Museum of the Earth focuses on life beginning in the Cambrian Period, though it delves a little into our 4.5 billion year history. We’re basically learning about the entire Phanerozoic Eon, including the Paleozoic (era of plants), Mesozoic (era of dinosaurs, birds and the breakup of Pangaea), Cenozoic (era of mammals), and our current Quaternary period (Ice Age and humans). So roughly 635 million years of geologic record and development of life as we know it today. Surprisingly, the museum does a fantastic job of narrowing it down to large-scale events that are relevant to our place in New York State, and presented in a way that is engaging.
You enter the building in a glass-enclosed atrium. There is an admission desk, gift shop, introduction video and a ramp leading down to the main exhibits.
At the bottom of the ramp, you start with the museum’s current exhibit. When we were there, it was about the 290 million-year-old Helicoprion “Buzzsaw Shark”.
“A Journey Through Time” is a loop-trail experience; as you walk through the museum you are walking the timeline of Earth’s history to present day, literally walking out the exit! Well, you don’t have to exit, but you can.
There is a section focused primarily on New York’s geology when we were located closer to the Equator (slowly becoming a part of the Pangean continent (335-175 Mya)). New York was covered in a tropical sea during the Devonian period (420-358 Mya.), evident in the fossils we find today. You can find fossils of sea lilies and trilobites right on the surface when you visit the Penn Dixie Paleontological Education Center just south of Buffalo.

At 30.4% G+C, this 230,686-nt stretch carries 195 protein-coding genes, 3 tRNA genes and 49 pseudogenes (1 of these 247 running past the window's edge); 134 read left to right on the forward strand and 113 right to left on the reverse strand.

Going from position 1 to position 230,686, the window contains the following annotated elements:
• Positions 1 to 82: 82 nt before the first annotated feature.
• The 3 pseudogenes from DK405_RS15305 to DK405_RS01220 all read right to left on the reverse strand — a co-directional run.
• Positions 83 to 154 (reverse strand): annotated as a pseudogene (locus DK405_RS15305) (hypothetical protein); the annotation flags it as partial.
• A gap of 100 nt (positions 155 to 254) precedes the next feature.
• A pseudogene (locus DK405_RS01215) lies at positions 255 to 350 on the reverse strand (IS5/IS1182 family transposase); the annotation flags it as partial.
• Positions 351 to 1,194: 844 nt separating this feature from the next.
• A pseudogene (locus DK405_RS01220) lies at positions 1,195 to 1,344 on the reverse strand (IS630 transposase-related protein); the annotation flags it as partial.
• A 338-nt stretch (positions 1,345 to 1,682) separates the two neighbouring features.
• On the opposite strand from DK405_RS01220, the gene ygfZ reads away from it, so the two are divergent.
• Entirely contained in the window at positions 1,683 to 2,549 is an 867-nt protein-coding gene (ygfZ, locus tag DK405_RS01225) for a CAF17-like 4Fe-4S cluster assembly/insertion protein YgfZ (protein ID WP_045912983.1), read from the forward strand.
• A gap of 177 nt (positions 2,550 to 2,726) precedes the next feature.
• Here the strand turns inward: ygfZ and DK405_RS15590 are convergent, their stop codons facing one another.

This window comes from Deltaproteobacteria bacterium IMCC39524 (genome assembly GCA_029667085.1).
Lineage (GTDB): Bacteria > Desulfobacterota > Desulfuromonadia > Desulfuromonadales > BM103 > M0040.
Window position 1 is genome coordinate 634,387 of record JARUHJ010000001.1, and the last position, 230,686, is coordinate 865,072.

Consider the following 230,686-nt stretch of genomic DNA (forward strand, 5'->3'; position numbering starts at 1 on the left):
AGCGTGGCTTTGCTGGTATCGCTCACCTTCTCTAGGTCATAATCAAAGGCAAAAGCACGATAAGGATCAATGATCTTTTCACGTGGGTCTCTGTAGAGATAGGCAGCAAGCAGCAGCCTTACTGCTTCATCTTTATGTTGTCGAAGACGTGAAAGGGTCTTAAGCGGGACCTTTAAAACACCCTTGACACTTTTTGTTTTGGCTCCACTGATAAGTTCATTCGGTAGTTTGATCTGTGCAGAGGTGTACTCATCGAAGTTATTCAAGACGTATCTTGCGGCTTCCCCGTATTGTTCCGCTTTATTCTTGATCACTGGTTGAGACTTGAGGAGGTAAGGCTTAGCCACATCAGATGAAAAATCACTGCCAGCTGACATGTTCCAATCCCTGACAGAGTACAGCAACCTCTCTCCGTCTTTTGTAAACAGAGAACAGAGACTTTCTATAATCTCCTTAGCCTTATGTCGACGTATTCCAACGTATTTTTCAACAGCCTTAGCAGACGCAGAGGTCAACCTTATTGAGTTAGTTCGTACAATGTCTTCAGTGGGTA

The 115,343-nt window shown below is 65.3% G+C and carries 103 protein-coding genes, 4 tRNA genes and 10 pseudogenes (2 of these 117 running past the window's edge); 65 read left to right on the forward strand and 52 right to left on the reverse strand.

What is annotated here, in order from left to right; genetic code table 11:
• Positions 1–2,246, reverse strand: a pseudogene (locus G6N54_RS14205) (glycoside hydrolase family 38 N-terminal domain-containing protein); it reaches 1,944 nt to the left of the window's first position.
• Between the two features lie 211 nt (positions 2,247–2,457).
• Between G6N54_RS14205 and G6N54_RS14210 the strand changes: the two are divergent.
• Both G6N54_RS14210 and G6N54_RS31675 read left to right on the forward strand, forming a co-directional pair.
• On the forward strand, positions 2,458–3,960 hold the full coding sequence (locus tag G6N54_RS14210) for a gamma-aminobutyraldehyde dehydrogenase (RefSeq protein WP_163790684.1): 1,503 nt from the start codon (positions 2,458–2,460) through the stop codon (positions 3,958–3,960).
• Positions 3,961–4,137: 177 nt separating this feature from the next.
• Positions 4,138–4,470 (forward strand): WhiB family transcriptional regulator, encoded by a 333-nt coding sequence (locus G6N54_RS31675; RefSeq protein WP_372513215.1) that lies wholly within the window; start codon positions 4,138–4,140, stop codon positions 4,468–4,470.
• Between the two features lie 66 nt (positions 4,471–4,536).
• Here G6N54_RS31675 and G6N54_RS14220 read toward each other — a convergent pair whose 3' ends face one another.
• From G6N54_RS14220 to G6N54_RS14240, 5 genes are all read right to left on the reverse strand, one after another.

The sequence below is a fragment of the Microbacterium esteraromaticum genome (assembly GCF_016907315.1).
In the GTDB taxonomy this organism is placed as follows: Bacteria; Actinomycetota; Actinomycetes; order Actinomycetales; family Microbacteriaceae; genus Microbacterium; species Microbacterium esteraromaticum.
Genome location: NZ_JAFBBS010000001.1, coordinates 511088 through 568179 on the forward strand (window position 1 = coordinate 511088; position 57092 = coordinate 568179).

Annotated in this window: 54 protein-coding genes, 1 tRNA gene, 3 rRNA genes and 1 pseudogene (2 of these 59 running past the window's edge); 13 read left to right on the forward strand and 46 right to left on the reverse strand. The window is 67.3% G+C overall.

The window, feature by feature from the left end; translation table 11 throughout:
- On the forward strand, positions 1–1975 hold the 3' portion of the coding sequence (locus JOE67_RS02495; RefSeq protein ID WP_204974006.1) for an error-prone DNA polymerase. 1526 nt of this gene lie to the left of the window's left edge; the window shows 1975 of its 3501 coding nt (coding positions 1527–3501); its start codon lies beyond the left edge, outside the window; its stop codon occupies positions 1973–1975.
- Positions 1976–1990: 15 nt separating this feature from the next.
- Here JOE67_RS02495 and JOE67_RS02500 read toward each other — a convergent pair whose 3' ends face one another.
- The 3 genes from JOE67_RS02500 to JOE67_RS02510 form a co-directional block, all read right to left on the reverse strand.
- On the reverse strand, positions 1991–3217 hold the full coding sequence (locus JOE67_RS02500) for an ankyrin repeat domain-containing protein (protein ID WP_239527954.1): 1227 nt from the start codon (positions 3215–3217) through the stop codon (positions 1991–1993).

You continue walk through sections dedicated to specific time periods. Videos, hands-on activities and colorful information boards about each period or mass extinction event help to make sense of the place and time.
Information about Museum of the Earth
- Cost: Admission fee
- Located in Ithaca, 95 minutes / 85 miles from Rochester (get directions)
- More information: priweb.org
Visit Penn Dixie near Buffalo next!
Penn Dixie Fossil Park and Nature Reserve is owned and operated by the Hamburg Natural History Society, Inc. The dig site is a hidden gem just 10 miles south of Buffalo. Visitors can find and collect 380 million year-old animal and plant fossils. In 2011, The Geological Society of America ranked Penn Dixie as the No. 1 fossil park in the country.
Videos from Museum of the Earth
We really enjoyed the videos and were excited to learn that they are on YouTube!